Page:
Savio Volpe continues to build a culinary following in Vancouver

Head chef at Savio Volpe, Jorge Sora cutting beef in kitchen
Photo Credit: Hakan Burcuoglu

By Suzanne Chin-Loy

In the heart of Vancouver’s thriving culinary landscape lies Savio Volpe, a restaurant known for its exquisite Italian cuisine and warm, inviting atmosphere. It has become a favourite among food enthusiasts and critics alike and is featured in the 2023 MICHELIN Guide. But what truly sets Savio Volpe apart is its unyielding commitment to culinary excellence and innovation. 

“My partner, [Craig Stanghetta] and I were looking to do a neighbourhood restaurant [where] we could be welcomed in the community and would be impactful,” says co-owner Paul Grunberg of restaurant group Banda Volpi. “We wanted it to be an unpretentious experience and osteria, with the freshest seasonal [ingredients] on the menu.”

Artful Ambiance

According to Grunberg, the essence of Savio Volpe is captured in its attention to “seasonality, delicious food, great service and an enjoyable environment where you could sit at the bar, have a bowl of pasta and a glass of wine, or have a more formal dining experience.”

The eatery’s name, which means ‘wise fox’ in Italian, is a 3,000-sq.-ft. space that can accommodate up to 100 guests. Patrons can explore a gastronomic journey daily between 5 p.m. and 10:30 p.m.

“Those hours capture dinner service,” says Grunberg, “You’ve got cooks prepping during the day so we are not open for lunch. We’re usually busy at 5 p.m. and slowing down by 9 p.m. Those shoulder times between 3 p.m. and 5 p.m. are usually for set up and at around 11:50 pm we close down.”

The ambiance at Savio Volpe owes much to Culinary director Phil Scarfone and its 60 dedicated associates. On any given day, a well-balanced distribution of 40 individuals across back-of-house, front-of-house, and managerial roles is instrumental in creating this harmonious teamwork and the exceptional dining experience patrons enjoy. 

“Our kitchens require hard work and a very strong work ethic. We attract people who want to work,” states Scarfone. 

“You can credit Phil for this,” adds Grunberg. “We’re all about creating a safe and inclusive space for our staff to work and enjoy themselves.
We value our team and create opportunities for growth, professional development and more.”  

Kitchen Maestro

A graduate of the Canadian Culinary Institute, formerly Niagara College in Niagara-on-the-Lake, Ont., Scarfone’s epicurean adventure began in the dish pit. “I ended up falling in love with the kitchen culture, not so much with washing dishes,” he says. “I went to school [then worked] with Don Potter at Taboo Resort in Gravenhurst, Ont. [who] taught me a lot about personal accountability. He said, ‘All the fun happens back here, and you meet all the best people.’ And that was really true.”

After moving to Vancouver, Scarfone joined the opening team at Hawksworth Restaurant in the iconic Rosewood Hotel Georgia, a well-known landmark in the city. “I was there for five years, and then was head chef at Nightingale Restaurant for four,” says Scarfone. “[I] then joined up with Paul about a month before COVID and got through that storm.”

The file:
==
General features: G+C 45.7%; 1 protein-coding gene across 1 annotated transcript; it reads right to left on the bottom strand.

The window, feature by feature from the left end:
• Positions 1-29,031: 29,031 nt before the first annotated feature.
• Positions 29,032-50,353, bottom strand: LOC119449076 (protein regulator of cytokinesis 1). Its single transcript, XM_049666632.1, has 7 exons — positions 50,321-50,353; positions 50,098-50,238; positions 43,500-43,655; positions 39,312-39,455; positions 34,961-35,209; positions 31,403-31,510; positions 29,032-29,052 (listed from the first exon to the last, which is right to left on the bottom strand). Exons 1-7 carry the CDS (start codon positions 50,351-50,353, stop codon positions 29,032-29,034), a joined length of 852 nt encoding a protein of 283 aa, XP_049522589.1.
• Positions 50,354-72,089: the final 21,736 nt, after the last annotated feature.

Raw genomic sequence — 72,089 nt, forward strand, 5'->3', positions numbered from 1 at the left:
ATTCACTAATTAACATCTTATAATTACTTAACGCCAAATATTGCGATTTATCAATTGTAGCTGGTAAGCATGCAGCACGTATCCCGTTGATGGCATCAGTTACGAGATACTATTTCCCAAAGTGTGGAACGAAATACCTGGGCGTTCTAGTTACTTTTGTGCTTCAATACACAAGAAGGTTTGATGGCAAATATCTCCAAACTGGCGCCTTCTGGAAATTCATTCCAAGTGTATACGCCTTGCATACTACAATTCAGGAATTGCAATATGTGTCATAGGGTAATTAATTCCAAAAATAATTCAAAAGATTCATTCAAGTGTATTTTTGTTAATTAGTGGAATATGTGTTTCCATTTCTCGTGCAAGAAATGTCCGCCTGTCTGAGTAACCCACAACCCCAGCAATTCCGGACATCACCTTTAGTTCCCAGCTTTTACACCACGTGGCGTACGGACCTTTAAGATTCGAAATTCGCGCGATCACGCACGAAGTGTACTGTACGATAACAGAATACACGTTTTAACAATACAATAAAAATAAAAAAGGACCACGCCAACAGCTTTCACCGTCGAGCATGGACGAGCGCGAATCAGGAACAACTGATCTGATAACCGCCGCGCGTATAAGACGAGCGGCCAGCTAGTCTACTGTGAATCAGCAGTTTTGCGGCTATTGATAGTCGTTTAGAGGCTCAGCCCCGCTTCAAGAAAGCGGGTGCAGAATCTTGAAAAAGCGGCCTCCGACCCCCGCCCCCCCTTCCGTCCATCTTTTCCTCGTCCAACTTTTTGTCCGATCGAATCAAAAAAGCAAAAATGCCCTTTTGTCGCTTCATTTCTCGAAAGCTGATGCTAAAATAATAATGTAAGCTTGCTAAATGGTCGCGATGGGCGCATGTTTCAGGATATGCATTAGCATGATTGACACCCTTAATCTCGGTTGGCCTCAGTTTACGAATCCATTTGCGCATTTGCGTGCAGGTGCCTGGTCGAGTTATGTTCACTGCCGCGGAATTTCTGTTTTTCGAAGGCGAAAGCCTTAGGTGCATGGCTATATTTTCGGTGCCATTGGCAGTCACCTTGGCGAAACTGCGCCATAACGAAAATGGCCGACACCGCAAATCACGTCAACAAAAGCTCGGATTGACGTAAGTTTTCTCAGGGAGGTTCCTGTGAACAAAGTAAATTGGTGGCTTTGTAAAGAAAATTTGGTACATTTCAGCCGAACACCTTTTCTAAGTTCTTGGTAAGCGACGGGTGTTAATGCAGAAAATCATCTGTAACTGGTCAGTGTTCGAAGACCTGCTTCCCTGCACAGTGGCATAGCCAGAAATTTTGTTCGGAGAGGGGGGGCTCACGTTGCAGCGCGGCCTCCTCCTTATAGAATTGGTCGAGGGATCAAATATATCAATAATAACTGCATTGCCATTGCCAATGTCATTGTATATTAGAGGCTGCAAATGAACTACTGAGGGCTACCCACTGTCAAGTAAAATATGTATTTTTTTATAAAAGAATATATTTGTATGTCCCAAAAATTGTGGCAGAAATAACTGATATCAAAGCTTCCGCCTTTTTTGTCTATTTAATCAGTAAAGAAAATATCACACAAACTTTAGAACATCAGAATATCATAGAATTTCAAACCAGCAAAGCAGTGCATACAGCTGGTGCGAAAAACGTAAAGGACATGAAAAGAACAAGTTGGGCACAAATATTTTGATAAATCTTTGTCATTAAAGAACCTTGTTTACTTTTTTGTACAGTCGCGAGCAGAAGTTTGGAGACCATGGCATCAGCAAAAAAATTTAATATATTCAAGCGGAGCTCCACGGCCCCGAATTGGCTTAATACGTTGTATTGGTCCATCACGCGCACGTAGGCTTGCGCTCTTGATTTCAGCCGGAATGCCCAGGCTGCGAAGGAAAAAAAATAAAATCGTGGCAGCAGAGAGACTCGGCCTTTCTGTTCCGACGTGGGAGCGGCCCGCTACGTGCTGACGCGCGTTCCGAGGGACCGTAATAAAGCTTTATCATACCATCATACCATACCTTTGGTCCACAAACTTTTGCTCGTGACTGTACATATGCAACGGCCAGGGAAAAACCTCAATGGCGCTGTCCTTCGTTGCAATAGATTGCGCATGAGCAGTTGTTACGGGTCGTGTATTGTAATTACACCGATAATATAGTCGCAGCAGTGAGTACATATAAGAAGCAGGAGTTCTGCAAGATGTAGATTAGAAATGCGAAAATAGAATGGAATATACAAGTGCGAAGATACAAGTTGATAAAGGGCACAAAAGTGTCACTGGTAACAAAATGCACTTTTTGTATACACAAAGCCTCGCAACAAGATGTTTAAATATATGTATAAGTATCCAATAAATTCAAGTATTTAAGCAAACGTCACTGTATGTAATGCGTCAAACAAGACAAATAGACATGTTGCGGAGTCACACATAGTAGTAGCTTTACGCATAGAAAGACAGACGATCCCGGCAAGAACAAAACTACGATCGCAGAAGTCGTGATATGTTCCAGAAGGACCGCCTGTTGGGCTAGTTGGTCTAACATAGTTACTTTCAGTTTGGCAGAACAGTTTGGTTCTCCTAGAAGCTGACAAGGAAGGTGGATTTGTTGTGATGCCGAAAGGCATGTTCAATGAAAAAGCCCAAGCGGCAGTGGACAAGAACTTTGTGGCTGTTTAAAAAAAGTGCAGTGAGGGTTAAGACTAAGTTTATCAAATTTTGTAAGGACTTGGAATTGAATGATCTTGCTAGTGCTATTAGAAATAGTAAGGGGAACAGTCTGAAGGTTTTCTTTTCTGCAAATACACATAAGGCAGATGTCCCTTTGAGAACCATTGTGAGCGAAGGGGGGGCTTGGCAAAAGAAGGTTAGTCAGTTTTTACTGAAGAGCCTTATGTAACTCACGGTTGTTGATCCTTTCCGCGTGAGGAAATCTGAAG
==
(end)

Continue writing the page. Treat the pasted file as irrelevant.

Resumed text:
Scarfone believes in cooking seasonally and prioritizing simplicity while maximizing flavour; presentation is a distant second. “My philosophy is that if it tastes good, it’ll look fine, so we only focus on flavour.” He remarks that while earning a Michelin recommendation was not his goal, it’s a great accomplishment for the restaurant. 

“It’s a great feather in our cap. Awards are very subjective; the real win for us comes with having a full restaurant and happy staff.”

Menu for the Senses

Savio Volpe prides itself on using the highest-quality local ingredients, ensuring every dish is bursting with flavour and freshness. “The restaurant food program changes drastically throughout the year,” says Scarfone. “Every Tuesday and Thursday, we have produce from farms with totes full of beautiful, perfect vegetables that we serve.”

Popular menu items include kale salad ($19), rosemary-roasted chicken ($34), large-format steaks ($6.50 per ounce), and Saffron linguini with side-stripe prawns in garlic, white wine and lemon-butter sauce ($32). The restaurant’s variety of in-house pasta sells out nightly.

“We have a great pastry program,” adds Scarfone. “We do all our gelatos and sorbets for $6. We do fun flavours like flowering red currant according to what we can get from the farms and foraged goods.”


Despite reports of inflation, supply-chain issues and labour shortages often depicted in the media, Scarfone says, “We have no shortage of guests trying to get into the restaurant.” 

Grunberg adds that the “media doesn’t help by casting a shadow over the [food and hospitality industry’s] situation. It scares people, and people are living with a lot of fear right now. If the media were to flip the script, we would see a change.” 

“There are still plenty of people out there who want to come for dinner, have an experience, and want to work in the restaurant business,” he continues. “People want to leave their fear at the door, be whisked away on a culinary adventure journey, have excellent service and pay for a meal that costs what it costs but leaves them feeling good. That’s what hospitality provides
for people.”

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